CAR observers

Large and conspicuous birds offer the opportunity to monitor their populations by means of relatively simple techniques. One of these techniques is the "road count", in which observations are made from vehicles covering fixed routes. It is these large birds that are showing signs of threat due to loss of habitat through changes in land use, increases in crop agriculture and human population densities, poisoning as well as man-made structures like power lines. With the prospect of wind and solar farms to increase our use of renewable energy sources monitoring of these species is most important.

Roadcounts were pioneered in July 1993 in a joint Cape Bird Club/ADU project to monitor the populations of two threatened species: Blue Crane Anthropoides paradiseus and Denham’s/Stanley's Bustard Neotis denhami. The initial study area is known as the Overberg and consists of a mosaic of agricultural and natural landscapes on the coastal plain northeast of Cape Town in the Western Cape. The project began with 15 routes and detailed observations were recorded while driving slowly and especially during stops at regular two-kilometre intervals. During these stops, the surrounding countryside was scanned using binoculars. This pilot study was successful and the fieldwork method has not been changed significantly over the past 19 years.

CAR spread rapidly to other provinces and now monitors 36 species of large terrestrial birds (cranes, bustards, korhaans, storks, Secretarybird and Southern Bald Ibis) along 350 fixed routes covering over 19 000 km ( the flight distance between Cape Town, London and back!). Fourteen of these species appear in the Red Data Book. Twice a year, in midsummer (the last Saturday in January) and midwinter (the last Saturday in July), roadcounts are carried out using this standardised method. A standardised method allows one to make comparisons between counts. Even though we do not attempt to count the entire population of a species, the area covered is so large that CAR is statistically capable of demonstrating trends in population size. The project also reveals details of habitat use and the relationship of populations to the agricultural practices of an area. more...

Latest news

2014-09-17 Les Underhill 
ADU page in African Birdlife, September–October 2014 

ADU page in African Birdlife, September-October 2014

This topic was chosen because Citizen Science Week is from 20–28 September. We would be delighted if atlasers atlased irresponsibly.

This page is from the September-October issue of African Birdlife, the magazine of BirdLife South Africa. The pdf of this page is available here.


2013-09-28 Les Underhill 
Listen to Sally Hofmeyr's interview with Tim Neary 

Blue Cranes in the Swartland

Sally Hofmyer was interviewed by Tim Neary on the Sappi Nature Journal in 60 Minutes on Radio Today. If you missed the interview when it was broadcast, you can listen to it through this link.

Sally described some of the results of her research for her PhD at the ADU. Her analysis of trends in abundance of species such as the Blue Crane made use of the data collected by our Citizen Scientists. She also talked about her MSc project and her postdoc, and in general about her experiences of being a postgraduate student.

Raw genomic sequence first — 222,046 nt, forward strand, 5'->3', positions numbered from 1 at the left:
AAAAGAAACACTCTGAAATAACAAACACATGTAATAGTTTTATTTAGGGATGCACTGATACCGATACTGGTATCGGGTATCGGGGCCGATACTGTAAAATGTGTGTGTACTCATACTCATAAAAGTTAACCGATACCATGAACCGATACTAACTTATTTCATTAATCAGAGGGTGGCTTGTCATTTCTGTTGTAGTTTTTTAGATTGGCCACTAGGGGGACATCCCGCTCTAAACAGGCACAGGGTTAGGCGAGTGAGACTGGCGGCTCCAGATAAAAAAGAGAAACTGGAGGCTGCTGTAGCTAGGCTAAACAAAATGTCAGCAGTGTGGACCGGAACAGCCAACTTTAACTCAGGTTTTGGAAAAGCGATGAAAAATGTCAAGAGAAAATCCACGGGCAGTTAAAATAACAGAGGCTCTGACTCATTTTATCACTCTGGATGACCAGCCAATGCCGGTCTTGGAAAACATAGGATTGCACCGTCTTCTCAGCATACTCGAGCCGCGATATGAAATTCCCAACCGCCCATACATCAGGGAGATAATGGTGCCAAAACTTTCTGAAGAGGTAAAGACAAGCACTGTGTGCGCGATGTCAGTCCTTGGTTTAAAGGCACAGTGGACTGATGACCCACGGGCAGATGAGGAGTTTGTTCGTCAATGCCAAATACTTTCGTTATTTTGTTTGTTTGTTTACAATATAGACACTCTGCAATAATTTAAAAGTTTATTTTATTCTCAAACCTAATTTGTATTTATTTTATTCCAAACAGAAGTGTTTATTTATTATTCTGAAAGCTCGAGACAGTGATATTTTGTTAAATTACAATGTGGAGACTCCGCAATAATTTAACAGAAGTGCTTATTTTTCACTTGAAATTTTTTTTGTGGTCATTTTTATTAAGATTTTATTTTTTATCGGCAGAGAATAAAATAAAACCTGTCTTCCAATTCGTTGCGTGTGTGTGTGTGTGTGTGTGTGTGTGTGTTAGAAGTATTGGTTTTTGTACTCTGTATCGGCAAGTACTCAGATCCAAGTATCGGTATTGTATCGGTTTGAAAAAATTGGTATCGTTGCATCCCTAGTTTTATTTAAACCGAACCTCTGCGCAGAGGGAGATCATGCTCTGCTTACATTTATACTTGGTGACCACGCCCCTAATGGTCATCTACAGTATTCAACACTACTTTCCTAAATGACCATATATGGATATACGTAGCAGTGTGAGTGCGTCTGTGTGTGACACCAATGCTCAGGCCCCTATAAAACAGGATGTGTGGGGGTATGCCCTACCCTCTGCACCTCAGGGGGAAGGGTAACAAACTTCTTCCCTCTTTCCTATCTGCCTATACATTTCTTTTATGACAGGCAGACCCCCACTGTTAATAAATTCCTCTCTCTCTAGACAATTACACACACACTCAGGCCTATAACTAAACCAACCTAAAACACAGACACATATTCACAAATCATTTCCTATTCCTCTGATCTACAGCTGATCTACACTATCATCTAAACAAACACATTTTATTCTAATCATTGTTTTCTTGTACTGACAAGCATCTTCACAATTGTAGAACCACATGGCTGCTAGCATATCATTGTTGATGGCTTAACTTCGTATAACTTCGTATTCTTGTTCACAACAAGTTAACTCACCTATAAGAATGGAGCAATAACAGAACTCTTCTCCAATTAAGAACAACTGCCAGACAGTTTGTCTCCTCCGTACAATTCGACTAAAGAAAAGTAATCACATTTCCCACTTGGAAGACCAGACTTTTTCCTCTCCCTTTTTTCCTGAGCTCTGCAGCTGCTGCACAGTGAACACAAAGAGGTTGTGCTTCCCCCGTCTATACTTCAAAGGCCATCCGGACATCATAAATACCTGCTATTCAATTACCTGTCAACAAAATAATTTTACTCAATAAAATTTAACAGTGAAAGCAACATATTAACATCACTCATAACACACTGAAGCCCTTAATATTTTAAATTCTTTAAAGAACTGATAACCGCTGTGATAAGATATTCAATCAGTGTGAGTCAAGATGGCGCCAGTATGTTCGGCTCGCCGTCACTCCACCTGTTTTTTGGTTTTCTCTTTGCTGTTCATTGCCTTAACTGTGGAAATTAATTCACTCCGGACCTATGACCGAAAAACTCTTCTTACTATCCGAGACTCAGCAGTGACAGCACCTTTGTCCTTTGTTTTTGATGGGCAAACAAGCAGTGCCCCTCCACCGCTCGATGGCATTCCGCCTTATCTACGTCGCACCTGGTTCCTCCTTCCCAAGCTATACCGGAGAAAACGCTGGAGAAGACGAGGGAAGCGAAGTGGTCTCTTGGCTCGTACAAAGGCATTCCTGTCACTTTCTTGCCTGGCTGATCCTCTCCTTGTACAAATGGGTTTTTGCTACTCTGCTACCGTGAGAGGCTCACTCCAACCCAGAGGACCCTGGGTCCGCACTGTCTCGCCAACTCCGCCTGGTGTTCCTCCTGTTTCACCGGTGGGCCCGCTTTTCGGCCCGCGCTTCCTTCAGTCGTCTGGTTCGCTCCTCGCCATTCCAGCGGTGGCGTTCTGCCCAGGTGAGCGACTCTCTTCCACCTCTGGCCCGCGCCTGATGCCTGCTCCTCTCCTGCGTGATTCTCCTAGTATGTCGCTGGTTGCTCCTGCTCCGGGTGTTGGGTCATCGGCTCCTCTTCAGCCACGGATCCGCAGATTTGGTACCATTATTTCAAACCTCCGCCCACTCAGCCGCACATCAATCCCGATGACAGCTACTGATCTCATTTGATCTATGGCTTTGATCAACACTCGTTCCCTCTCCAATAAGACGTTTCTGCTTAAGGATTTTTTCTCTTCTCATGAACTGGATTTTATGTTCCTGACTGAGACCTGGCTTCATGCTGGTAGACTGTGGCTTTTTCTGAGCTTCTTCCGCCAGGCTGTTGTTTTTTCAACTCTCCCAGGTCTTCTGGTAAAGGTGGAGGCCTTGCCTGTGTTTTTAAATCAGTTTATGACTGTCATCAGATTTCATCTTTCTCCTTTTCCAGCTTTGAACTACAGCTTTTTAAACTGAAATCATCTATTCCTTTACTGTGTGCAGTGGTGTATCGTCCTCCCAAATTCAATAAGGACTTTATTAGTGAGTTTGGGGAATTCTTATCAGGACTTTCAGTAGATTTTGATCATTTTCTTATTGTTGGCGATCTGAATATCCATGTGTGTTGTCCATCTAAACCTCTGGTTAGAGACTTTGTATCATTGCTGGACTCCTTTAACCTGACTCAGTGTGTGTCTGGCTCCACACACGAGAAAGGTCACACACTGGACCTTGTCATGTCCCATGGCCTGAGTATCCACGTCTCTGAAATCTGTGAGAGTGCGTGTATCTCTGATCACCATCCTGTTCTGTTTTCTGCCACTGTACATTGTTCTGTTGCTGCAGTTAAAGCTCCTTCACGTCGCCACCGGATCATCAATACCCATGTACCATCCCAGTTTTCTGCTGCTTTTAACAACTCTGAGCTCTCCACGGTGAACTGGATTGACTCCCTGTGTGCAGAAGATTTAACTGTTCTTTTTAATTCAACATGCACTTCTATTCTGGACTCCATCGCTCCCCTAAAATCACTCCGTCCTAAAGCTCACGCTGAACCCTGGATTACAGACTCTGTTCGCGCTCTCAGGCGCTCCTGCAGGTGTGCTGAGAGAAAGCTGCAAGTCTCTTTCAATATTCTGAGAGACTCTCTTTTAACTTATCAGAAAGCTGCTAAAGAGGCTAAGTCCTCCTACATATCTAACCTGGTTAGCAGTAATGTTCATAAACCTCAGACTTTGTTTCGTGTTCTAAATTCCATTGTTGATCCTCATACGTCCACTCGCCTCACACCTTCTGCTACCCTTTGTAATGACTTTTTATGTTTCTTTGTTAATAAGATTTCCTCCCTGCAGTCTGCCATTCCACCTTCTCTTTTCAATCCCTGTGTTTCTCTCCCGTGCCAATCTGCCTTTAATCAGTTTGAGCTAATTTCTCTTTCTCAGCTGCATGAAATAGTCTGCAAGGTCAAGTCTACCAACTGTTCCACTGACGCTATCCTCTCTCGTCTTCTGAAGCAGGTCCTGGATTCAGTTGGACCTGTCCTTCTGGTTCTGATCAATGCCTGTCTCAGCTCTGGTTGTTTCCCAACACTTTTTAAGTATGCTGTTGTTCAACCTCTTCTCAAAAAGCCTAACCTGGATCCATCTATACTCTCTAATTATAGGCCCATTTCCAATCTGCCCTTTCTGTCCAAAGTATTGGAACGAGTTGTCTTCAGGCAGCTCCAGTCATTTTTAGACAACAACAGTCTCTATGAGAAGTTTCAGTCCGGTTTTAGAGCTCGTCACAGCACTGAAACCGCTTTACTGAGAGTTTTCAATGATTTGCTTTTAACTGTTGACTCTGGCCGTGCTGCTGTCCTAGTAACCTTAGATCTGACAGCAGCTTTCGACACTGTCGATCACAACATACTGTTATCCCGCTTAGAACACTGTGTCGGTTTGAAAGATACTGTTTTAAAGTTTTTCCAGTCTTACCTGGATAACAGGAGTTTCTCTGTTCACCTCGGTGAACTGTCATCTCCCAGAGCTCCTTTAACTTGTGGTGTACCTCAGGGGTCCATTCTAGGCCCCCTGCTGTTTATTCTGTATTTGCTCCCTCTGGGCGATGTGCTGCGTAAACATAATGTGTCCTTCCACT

2013-08-21 Les Underhill 
2000 up on Facebook 

ADU 2000 on Facebook

The "page" for the Animal Demography Unit on Facebook now has 2000 "friends" who have "liked" it.

It is the best place to keep up to date with the goings on in the ADU and beyond. It is where the news breaks first!

You don't need to have a Facebook log-in to see the page, which is at


2013-08-09 Les Underhill 
Report on the winter 2013 count, done on Saturday 27 July 

CAR count; photo Duncan Cooke

The winter CAR count was completed on Saturday 27 July. Donella Young writes: "Many thanks to the 800 CAR counters who rose early in the dark to count about 350 CAR routes this last Saturday! I know it was certainly a wet, winter count for some in the Overberg and Humansdorp precincts and there were muddy roads to contend with. In the Swartland the weather was better than predicted and the rain held off most of the time, but two routes were incomplete due to flooding of a bridge and a drift.


"Throughout the rest of the country the weather was dry, but cold and in some areas like the Northeastern and Southern Free State, northeastern Eastern Cape and Mpumalanga it was windy, but fortunately visibility was good. But as Saroné van Niekerk remarked the 'strong wind shook us to make counts difficult!

"It was amazing to see that 10 counts had already been captured by the Saturday evening of the count and by Tuesday evening there were 40 and by the following Friday there are 84! There are five completed precincts and many more Free State counts than usual. From MyBirdPatch and emails or phone calls it is evident that a number of you are capturing your counts for the first time, which is fantastic ? as this makes the tasks of Precinct Organisers or volunteer data capturers so much easier. Thank you very much for all your efforts, please do not hesitate to phone or email if you are struggling – particularly with obtaining a password as this seems to be the most tricky step.